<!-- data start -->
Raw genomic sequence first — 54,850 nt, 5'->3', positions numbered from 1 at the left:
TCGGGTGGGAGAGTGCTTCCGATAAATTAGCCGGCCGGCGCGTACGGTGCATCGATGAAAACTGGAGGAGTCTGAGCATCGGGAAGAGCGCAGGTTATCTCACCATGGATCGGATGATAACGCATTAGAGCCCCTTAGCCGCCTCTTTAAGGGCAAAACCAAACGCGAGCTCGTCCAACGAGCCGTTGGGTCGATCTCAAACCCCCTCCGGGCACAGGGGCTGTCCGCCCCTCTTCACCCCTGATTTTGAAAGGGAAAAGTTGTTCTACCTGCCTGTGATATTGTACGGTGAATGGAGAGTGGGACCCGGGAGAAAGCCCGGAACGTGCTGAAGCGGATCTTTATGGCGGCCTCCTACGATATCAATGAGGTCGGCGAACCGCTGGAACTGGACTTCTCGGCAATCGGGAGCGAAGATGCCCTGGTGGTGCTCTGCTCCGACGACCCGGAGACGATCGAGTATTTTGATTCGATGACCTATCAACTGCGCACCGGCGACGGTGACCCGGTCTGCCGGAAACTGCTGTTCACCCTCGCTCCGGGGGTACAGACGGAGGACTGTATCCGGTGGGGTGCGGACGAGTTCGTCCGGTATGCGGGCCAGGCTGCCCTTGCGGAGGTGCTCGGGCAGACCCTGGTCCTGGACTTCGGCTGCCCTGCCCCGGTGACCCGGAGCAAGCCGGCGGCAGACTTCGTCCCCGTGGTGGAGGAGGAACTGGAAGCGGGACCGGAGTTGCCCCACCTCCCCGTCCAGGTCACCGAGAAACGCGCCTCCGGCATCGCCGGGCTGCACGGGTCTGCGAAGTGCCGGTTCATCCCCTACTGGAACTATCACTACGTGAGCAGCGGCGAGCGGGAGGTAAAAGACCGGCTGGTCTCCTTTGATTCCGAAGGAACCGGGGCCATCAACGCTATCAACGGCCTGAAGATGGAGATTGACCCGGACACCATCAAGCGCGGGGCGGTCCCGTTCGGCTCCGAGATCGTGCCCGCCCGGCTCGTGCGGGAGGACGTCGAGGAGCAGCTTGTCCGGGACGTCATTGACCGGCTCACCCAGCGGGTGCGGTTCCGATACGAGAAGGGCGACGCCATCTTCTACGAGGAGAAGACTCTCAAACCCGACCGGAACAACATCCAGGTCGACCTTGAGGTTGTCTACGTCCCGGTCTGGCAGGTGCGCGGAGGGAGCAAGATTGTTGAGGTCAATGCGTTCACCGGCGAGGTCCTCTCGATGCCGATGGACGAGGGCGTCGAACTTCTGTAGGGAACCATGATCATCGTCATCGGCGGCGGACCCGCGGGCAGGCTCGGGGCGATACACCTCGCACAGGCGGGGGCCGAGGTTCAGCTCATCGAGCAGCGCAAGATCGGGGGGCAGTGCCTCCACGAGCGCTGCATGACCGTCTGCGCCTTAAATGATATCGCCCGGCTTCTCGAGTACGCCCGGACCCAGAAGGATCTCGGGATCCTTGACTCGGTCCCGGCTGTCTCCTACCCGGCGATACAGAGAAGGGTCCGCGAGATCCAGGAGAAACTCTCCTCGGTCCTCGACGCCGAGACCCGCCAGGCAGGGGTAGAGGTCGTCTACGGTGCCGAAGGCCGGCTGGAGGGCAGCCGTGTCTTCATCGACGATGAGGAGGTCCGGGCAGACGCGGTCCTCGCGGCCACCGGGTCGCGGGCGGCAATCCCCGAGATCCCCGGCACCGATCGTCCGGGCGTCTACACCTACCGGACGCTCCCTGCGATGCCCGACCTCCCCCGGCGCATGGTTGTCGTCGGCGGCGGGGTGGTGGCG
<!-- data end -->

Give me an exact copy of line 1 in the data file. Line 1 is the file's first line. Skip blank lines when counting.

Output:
Raw genomic sequence first — 54,850 nt, 5'->3', positions numbered from 1 at the left: